Wednesday, December 14, 2016

It’s a Welsh Wrap
– And just look what Sweden has done

A letter published in the East London & West Essex Guardian poses the question, “Has recycling even made any difference?”

The short answer is yes. The circular economy is making a welcome return and however much the powerful vested interests lobby our governments to curtail new technology, at the end of the day you can’t buck the market. Here’s a lovely example from our neighbours on the other side of Offa’s Dyke.

Polypropylene, that’s type 5 (PP) on the recycling symbols (there are actually 3 distinct types of Polypropylene, but we won’t go there), is a very valuable commodity and is the worlds second most widely produced synthetic plastic. But still large quantities are either incinerated or go to landfill, not because you don’t recycle your plastic bottles, but because quite a lot of it is what is known as “clinical waste”.

Stepping up to plate is the Cardiff based Thermal Compaction Group who have developed a process that could revolutionise the way healthcare providers worldwide deal with medical waste and it’s being pioneered at one of Wales' oldest hospitals (remember them?), St Woolos Hospital, Newport, part of the Aneurin Bevan (remember him?) University Health Board (ABUHB).

The year-long trial involves sterilisation wrap, which protects sterilised surgical instruments and equipment and is used extensively in the hospital environment.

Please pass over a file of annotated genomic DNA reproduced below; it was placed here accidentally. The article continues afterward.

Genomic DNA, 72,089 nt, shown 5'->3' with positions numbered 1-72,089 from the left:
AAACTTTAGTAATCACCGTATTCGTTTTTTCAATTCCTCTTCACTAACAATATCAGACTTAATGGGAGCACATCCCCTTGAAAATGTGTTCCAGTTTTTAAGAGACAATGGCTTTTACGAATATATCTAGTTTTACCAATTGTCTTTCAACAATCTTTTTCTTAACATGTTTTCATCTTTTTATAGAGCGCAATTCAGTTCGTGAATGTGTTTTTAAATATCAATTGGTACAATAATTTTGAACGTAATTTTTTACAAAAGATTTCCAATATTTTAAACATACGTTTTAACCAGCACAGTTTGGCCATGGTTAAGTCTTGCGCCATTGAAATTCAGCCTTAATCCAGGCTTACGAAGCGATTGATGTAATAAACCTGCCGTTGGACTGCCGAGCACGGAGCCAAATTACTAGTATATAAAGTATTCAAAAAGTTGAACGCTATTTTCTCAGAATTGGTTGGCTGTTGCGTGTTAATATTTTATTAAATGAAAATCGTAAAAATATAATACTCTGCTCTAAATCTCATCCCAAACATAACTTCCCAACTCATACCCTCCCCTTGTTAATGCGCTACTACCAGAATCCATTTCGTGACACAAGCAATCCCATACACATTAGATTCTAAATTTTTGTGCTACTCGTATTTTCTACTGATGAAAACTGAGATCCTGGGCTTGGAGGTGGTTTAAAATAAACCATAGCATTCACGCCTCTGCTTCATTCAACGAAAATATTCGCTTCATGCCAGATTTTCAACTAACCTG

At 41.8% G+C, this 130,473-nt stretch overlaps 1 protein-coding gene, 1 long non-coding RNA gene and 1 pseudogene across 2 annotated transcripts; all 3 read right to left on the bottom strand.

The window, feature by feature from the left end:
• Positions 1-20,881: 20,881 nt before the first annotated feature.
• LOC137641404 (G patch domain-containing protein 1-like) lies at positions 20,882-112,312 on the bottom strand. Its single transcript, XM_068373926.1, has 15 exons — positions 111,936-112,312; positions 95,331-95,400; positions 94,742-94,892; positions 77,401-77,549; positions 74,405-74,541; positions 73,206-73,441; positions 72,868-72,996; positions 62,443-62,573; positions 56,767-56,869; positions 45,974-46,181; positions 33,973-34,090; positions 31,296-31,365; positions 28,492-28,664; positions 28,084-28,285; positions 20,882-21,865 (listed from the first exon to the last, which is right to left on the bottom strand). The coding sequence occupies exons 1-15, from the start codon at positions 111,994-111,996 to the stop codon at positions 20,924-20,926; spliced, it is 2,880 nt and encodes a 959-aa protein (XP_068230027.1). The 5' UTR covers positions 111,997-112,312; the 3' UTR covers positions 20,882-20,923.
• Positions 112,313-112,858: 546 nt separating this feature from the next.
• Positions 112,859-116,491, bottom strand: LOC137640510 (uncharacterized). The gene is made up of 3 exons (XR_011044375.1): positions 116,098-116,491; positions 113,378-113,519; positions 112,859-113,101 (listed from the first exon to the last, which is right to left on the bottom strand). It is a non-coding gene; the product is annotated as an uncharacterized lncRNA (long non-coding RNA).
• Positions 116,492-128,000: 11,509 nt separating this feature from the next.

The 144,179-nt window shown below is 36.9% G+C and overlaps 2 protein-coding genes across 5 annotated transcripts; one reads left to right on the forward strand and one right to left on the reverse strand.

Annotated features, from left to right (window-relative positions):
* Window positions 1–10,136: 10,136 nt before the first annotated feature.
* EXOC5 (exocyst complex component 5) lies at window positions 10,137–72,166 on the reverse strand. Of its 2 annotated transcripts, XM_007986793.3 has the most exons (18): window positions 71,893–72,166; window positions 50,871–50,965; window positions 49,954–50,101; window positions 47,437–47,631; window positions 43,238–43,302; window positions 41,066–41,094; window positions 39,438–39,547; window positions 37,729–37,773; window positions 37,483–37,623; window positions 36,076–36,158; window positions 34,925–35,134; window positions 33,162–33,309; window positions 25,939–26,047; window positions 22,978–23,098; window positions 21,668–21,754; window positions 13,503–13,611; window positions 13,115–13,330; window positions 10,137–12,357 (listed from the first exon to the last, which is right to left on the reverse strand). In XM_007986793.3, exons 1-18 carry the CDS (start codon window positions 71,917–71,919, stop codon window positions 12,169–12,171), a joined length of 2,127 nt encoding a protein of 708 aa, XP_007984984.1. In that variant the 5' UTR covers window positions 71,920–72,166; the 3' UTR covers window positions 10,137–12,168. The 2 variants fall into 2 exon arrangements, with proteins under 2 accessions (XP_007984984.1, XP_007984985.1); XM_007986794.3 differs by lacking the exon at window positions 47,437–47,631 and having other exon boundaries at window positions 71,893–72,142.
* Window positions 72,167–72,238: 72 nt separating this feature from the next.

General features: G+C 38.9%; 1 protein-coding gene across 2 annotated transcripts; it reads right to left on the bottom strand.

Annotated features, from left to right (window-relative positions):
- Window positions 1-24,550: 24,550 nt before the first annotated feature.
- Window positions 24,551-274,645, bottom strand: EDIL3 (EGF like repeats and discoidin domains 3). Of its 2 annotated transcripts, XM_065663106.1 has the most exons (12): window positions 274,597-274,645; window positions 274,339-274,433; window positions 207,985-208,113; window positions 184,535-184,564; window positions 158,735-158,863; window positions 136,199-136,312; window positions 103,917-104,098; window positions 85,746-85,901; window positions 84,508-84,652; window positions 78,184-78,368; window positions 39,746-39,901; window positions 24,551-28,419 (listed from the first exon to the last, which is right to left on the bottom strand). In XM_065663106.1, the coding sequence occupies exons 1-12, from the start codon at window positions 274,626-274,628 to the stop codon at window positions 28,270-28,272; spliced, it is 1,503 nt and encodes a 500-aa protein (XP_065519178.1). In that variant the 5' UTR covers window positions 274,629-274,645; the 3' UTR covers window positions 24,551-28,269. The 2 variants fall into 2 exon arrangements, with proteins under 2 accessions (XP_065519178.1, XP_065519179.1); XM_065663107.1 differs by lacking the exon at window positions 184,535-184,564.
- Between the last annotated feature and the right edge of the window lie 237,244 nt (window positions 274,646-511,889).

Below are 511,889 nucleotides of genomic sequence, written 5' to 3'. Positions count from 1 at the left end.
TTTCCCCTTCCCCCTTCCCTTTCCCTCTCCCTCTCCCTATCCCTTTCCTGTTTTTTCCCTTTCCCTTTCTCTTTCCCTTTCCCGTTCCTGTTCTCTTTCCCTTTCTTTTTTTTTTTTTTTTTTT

"This is the first of its kind in the world”, said Tim Hourahine, Technical and Compliance Manager of TCG. “The trial has shown that we can take the wrap as waste, reduce its volume substantially, render it inert and then re-introduce it to the supply chain. The Welsh NHS is taking a close interest in what we are doing and other hospitals are very keen to embrace the technology.

“Currently, the majority of waste wrap is either landfilled or incinerated which is exceptionally expensive. The recycling process removes that cost, plus it produces a workable product which will have a commercial value in the future."

Meanwhile in Sweden they have more or less eliminated landfill with less than 1% of its household waste reaching that destination in any year since 2011. In fact they are so good at recycling that they actually import waste to keep their waste plants going. They have actually run out of rubbish. Here’s the full story including the pitiful UK figures in The Independent. Oh, and Sweden also sources about half of it’s electricity from renewables.

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